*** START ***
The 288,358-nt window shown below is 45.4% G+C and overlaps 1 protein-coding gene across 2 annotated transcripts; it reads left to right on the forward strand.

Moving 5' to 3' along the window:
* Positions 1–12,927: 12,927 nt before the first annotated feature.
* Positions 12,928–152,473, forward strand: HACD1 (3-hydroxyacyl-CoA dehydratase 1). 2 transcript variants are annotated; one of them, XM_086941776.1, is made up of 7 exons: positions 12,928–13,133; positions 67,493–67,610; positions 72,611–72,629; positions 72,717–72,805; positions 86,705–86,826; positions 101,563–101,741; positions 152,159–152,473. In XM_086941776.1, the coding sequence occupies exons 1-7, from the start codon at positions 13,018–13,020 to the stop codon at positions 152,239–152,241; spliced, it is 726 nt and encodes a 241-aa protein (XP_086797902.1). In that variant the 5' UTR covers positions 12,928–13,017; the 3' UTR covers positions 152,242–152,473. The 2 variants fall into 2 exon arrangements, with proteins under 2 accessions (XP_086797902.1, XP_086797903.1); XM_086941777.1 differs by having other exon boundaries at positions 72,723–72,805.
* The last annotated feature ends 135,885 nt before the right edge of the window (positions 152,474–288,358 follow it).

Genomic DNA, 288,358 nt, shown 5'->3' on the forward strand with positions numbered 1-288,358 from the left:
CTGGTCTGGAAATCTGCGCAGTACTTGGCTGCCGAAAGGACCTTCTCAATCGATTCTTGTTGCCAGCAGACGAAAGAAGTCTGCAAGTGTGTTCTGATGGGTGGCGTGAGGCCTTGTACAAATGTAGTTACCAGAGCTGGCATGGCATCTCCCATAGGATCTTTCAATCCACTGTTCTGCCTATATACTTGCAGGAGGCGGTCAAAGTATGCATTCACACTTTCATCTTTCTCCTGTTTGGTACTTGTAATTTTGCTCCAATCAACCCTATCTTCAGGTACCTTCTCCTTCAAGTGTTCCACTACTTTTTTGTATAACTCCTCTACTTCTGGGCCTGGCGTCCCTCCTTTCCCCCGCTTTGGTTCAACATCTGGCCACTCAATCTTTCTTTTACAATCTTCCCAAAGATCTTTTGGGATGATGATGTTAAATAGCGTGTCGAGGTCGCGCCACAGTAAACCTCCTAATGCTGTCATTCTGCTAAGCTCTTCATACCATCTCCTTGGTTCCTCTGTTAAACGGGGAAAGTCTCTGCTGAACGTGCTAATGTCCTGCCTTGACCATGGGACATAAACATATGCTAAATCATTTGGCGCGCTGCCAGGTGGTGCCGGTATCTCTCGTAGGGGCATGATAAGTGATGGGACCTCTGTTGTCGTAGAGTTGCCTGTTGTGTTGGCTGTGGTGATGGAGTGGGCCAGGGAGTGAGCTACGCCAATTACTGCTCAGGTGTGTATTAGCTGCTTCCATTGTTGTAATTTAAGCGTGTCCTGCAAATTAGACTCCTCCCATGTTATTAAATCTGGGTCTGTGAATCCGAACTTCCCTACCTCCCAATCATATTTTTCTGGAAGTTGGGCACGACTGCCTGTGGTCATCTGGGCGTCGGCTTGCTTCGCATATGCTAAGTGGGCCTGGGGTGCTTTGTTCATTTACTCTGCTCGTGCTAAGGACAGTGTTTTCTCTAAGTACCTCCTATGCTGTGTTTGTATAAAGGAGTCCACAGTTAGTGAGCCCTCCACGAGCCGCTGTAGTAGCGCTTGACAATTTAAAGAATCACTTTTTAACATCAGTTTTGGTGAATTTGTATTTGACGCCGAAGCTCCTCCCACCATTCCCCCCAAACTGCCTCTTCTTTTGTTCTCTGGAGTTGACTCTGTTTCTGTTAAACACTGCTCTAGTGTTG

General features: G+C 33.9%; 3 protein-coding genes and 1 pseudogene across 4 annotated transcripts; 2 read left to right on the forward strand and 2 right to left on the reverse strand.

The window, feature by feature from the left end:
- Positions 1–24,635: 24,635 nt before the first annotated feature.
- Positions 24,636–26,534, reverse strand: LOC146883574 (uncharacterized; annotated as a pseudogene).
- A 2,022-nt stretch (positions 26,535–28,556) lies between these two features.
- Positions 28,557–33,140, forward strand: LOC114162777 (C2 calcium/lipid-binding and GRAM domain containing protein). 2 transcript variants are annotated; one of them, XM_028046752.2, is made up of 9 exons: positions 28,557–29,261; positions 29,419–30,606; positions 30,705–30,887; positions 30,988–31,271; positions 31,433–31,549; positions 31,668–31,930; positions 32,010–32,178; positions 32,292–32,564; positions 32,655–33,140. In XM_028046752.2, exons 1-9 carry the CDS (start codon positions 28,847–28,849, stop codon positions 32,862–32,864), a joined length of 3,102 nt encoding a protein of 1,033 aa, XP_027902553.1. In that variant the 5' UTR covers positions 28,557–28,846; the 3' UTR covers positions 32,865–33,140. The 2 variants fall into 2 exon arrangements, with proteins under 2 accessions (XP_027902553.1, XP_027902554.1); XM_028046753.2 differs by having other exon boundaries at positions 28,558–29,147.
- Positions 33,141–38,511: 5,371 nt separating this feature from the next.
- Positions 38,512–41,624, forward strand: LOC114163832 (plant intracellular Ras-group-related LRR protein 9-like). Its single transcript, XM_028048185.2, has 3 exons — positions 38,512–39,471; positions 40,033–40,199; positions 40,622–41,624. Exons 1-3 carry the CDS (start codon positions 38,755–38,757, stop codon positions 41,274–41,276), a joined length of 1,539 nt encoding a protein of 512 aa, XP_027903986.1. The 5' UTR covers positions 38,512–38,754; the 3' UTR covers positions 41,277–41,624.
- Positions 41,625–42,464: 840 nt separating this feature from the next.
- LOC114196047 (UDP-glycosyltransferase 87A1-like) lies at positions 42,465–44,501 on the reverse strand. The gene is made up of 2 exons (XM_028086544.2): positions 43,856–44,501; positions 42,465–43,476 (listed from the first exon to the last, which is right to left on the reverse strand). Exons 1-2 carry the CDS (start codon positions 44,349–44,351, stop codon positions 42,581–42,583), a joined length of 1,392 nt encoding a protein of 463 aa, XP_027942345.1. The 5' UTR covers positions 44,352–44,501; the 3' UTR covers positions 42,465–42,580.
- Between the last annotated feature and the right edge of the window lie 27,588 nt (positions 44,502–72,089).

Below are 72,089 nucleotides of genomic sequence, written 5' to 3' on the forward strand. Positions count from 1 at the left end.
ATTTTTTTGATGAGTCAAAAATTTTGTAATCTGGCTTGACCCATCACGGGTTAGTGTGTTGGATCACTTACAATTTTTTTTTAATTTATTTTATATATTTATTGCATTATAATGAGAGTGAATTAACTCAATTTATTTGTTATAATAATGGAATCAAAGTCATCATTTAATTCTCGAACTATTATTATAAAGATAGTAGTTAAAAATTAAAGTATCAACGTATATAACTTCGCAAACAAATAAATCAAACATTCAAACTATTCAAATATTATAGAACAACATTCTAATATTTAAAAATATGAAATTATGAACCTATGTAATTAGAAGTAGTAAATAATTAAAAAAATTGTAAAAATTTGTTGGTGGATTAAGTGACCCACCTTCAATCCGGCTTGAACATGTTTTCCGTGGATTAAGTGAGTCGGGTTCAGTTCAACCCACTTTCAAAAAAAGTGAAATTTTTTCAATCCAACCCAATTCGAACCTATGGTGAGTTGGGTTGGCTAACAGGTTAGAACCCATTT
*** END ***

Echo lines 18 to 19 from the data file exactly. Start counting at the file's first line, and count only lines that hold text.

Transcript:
- Between the last annotated feature and the right edge of the window lie 27,588 nt (positions 44,502–72,089).

Below are 72,089 nucleotides of genomic sequence, written 5' to 3' on the forward strand. Positions count from 1 at the left end.